How to age well: actress Charlie Yeung says giving birth at 42, to twin boys, has kept her feeling youthful
- ‘Being with kids brings happiness,’ mature mum Charlie Yeung Choi-nei says. ‘Our interaction with them makes us young’
- Other things the Taiwanese-Hong Kong actress, who now lives in Singapore, does to stay young? She takes walks, swims, enjoys the outdoors and cooks
Although she hasn’t had an uninterrupted night’s sleep since the premature birth of her twin boys in 2017, actress and former singer Charlie Yeung Choi-nei says they have given her a new life full of hope and joy – and she feels younger than ever.
“They became my first priority in life,” she says. “I am an only child and I was also born prematurely. My mum gave me lots of nutrition, and [I did lots of] exercise. My husband and I decided to do the same for the boys. Very [small] and incubated for a month, they showed lots of determination to fight for their lives.”
Yeung – now 47 – says she has learned to never underestimate her children.
“They learn fast. My boys get back up on their own after stumbling and, when school was closed during the pandemic, I was worried that they might be too impatient to sit through online classes at home. But they can, and they find the experience novel.”
Yeung says she has developed new hobbies which have brightened up her life as a full-time mum.
“I started to learn how to make bread, as my kids and I are big bread lovers. I can buy better flour, control the sugar amount and use natural methods to make it, like using carrot juice for colouring,” she says, adding she now makes all the meals for her family.
Yeung retains the youthful air that made her a big star in the 1990s and 2000s.
Her singing career took off after the release of her debut Cantonese song Won’t Cry In Front Of You in 1993, when she won the best newcomer prize awarded by TVB – Hong Kong’s dominant free-to-air broadcast network.
The secret to her youthfulness, Yeung tells the Post from her home in Singapore, is her kids.
“Many of my friends who have kids also look way younger than their actual age. Being with kids brings happiness. They feel happy easily. Simple acts like eating [together] and parental companionship are already enough to make them very happy.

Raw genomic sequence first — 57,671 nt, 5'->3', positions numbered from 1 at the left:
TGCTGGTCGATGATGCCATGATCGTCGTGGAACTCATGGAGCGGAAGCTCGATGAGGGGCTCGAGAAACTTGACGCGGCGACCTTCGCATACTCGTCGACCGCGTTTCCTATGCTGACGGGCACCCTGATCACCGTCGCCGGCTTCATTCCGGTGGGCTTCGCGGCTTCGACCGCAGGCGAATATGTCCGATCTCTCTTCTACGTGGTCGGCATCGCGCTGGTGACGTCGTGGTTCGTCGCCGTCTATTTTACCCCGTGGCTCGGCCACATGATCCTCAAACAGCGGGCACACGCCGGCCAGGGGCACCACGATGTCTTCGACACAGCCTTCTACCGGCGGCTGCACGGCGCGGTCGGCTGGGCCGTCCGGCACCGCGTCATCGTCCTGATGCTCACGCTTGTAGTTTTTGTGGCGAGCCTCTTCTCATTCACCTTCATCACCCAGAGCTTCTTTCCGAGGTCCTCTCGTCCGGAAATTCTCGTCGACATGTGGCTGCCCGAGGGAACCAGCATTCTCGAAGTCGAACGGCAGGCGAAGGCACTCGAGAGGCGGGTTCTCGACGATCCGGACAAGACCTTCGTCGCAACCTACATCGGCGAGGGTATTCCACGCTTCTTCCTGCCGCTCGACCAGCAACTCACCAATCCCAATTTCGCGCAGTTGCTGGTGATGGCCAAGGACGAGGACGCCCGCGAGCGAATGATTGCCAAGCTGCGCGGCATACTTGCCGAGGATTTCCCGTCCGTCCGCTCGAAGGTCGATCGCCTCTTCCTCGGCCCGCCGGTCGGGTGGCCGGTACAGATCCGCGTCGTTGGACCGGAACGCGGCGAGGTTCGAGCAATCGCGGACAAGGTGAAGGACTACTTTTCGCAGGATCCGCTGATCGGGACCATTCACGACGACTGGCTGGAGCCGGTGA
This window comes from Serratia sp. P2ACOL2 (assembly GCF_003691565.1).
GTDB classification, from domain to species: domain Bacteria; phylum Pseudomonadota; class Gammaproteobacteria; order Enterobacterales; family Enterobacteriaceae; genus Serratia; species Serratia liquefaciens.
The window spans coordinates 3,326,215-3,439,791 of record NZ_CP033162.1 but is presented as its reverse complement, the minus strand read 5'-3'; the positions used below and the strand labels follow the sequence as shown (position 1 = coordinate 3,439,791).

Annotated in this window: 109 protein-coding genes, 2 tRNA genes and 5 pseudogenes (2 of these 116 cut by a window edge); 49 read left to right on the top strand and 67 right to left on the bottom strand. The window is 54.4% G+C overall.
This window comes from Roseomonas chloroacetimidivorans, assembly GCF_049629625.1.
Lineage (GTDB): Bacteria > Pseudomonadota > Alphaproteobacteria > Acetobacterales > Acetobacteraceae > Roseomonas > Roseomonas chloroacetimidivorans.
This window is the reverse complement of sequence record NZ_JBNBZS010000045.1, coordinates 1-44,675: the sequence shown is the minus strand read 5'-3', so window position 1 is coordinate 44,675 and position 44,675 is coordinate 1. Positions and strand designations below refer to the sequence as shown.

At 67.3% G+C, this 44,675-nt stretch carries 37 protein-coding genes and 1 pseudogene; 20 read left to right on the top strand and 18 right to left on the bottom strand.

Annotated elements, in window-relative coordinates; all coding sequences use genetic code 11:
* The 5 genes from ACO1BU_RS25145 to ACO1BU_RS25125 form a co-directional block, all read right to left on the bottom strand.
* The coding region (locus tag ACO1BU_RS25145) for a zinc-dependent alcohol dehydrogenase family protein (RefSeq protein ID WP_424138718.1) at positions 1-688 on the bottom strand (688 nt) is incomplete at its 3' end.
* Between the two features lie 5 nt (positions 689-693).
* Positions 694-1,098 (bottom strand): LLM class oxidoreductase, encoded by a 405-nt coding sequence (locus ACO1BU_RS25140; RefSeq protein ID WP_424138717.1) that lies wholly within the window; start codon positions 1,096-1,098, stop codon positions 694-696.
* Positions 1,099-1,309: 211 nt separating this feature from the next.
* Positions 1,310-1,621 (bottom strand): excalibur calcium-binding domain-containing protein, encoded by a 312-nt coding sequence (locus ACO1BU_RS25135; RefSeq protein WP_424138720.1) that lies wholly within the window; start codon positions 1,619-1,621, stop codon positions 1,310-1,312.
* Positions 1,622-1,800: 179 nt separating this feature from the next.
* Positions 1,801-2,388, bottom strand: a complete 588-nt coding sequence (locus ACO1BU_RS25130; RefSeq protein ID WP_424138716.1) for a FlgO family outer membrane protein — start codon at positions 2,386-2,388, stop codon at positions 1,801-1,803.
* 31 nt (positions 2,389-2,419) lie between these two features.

“My husband and I often went diving overseas. During the pandemic, we started taking walks in Singapore, which is full of greenery and fresh air, after the kids fell asleep.
At home, she makes soup every day. Her mum’s home-made soup was something that used to get her through exhausting days at work before she was married.
“The taste of her soup is ingrained in my mind. My mum’s soup contains simple ingredients like apple, pear, red carrot, sweet dates, pork and corn. Her chicken soup made with dried scallops and mushrooms is also nourishing. I am learning how to make vegetarian soup. We eat very little red meat, and are vegetarian every Friday.”
Yeung’s husband, Singaporean lawyer Khoo Shao Tze, works full-time, and the couple go out of their way to keep their marriage happy and vibrant. “He’s with the kids throughout the weekends – but we go out every Friday to dine out, just the two of us, and to go shopping. The kids know [they have] to go to their grandparents’ home on Fridays.”
Yeung, who married Khoo in 2013, gave birth when she was 42 and says there are a few things one can do to make a full postnatal recovery as an older mother.
“Pregnant women must try their best to get as much rest as possible, because uninterrupted sleep is impossible after childbirth! Kids wake up very early.
“I had a very good [doula] who knew what I needed to eat, and I ate everything she cooked for me. Don’t try to lose weight right away after childbirth – you lose weight just by trying to raise your children anyway. Don’t drink health-replenishing tonics right after giving birth either – eat light foods to help flush the body [of toxins] so that it can tolerate tonics later.”
Childbirth actually led to Yeung’s health improving. The cold extremities she used to suffer from, for example, were no longer an issue after she gave birth, which is why she believes following the right post-birth recovery regimen may lead to better health.
Yeung also engages in writing and charity work – both children and animals are causes she cares deeply about.
“It’s important for first-time parents to get support from their peers. I am recruiting professionals in child education. Theatre professionals will write a script for the workshop containing different scenarios regarding parent-child interactions. Parents can share how they will feel facing the scenarios.”
“My husband often encourages me to write. Creating a script from scratch for Christmas Rose was a magical experience. My life experience has taught me to be grateful.